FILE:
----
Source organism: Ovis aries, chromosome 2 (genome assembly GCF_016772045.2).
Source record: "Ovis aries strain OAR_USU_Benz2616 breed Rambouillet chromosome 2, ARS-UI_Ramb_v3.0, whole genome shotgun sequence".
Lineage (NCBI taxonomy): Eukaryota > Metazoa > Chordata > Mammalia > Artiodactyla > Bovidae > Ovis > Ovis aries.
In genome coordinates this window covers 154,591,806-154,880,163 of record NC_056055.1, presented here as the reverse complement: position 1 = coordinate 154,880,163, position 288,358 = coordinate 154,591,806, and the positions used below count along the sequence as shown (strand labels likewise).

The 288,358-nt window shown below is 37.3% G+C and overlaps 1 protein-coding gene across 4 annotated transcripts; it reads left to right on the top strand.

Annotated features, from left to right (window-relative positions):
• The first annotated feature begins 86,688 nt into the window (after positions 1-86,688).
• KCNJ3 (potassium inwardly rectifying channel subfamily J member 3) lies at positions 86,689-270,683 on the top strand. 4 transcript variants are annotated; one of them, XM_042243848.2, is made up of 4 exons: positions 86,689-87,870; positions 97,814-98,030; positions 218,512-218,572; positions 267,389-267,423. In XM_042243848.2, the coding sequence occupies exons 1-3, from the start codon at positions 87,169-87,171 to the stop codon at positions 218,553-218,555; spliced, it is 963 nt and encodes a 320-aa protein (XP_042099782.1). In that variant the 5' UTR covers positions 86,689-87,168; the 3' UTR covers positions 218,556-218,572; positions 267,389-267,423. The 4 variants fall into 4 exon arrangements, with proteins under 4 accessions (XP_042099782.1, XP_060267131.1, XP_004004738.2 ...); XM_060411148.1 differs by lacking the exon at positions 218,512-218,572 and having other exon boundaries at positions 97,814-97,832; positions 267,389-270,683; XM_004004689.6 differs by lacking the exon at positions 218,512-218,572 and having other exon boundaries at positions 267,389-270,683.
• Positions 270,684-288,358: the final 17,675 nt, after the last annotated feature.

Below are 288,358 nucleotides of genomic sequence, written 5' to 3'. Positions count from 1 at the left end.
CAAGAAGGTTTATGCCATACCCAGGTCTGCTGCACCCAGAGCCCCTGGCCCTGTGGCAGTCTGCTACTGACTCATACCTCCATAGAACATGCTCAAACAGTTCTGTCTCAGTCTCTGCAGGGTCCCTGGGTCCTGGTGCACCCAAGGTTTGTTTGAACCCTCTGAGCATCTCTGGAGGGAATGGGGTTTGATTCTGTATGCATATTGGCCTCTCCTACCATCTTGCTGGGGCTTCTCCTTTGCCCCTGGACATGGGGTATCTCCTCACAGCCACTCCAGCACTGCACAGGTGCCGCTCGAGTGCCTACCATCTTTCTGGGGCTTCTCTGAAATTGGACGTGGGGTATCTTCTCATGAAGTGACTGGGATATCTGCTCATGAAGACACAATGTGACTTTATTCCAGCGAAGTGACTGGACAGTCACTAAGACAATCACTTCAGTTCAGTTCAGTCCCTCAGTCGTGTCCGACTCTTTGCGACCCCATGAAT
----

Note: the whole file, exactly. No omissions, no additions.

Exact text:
Source organism: Ovis aries, chromosome 2 (genome assembly GCF_016772045.2).
Source record: "Ovis aries strain OAR_USU_Benz2616 breed Rambouillet chromosome 2, ARS-UI_Ramb_v3.0, whole genome shotgun sequence".
Lineage (NCBI taxonomy): Eukaryota > Metazoa > Chordata > Mammalia > Artiodactyla > Bovidae > Ovis > Ovis aries.
In genome coordinates this window covers 154,591,806-154,880,163 of record NC_056055.1, presented here as the reverse complement: position 1 = coordinate 154,880,163, position 288,358 = coordinate 154,591,806, and the positions used below count along the sequence as shown (strand labels likewise).

The 288,358-nt window shown below is 37.3% G+C and overlaps 1 protein-coding gene across 4 annotated transcripts; it reads left to right on the top strand.

Annotated features, from left to right (window-relative positions):
• The first annotated feature begins 86,688 nt into the window (after positions 1-86,688).
• KCNJ3 (potassium inwardly rectifying channel subfamily J member 3) lies at positions 86,689-270,683 on the top strand. 4 transcript variants are annotated; one of them, XM_042243848.2, is made up of 4 exons: positions 86,689-87,870; positions 97,814-98,030; positions 218,512-218,572; positions 267,389-267,423. In XM_042243848.2, the coding sequence occupies exons 1-3, from the start codon at positions 87,169-87,171 to the stop codon at positions 218,553-218,555; spliced, it is 963 nt and encodes a 320-aa protein (XP_042099782.1). In that variant the 5' UTR covers positions 86,689-87,168; the 3' UTR covers positions 218,556-218,572; positions 267,389-267,423. The 4 variants fall into 4 exon arrangements, with proteins under 4 accessions (XP_042099782.1, XP_060267131.1, XP_004004738.2 ...); XM_060411148.1 differs by lacking the exon at positions 218,512-218,572 and having other exon boundaries at positions 97,814-97,832; positions 267,389-270,683; XM_004004689.6 differs by lacking the exon at positions 218,512-218,572 and having other exon boundaries at positions 267,389-270,683.
• Positions 270,684-288,358: the final 17,675 nt, after the last annotated feature.

Below are 288,358 nucleotides of genomic sequence, written 5' to 3'. Positions count from 1 at the left end.
CAAGAAGGTTTATGCCATACCCAGGTCTGCTGCACCCAGAGCCCCTGGCCCTGTGGCAGTCTGCTACTGACTCATACCTCCATAGAACATGCTCAAACAGTTCTGTCTCAGTCTCTGCAGGGTCCCTGGGTCCTGGTGCACCCAAGGTTTGTTTGAACCCTCTGAGCATCTCTGGAGGGAATGGGGTTTGATTCTGTATGCATATTGGCCTCTCCTACCATCTTGCTGGGGCTTCTCCTTTGCCCCTGGACATGGGGTATCTCCTCACAGCCACTCCAGCACTGCACAGGTGCCGCTCGAGTGCCTACCATCTTTCTGGGGCTTCTCTGAAATTGGACGTGGGGTATCTTCTCATGAAGTGACTGGGATATCTGCTCATGAAGACACAATGTGACTTTATTCCAGCGAAGTGACTGGACAGTCACTAAGACAATCACTTCAGTTCAGTTCAGTCCCTCAGTCGTGTCCGACTCTTTGCGACCCCATGAAT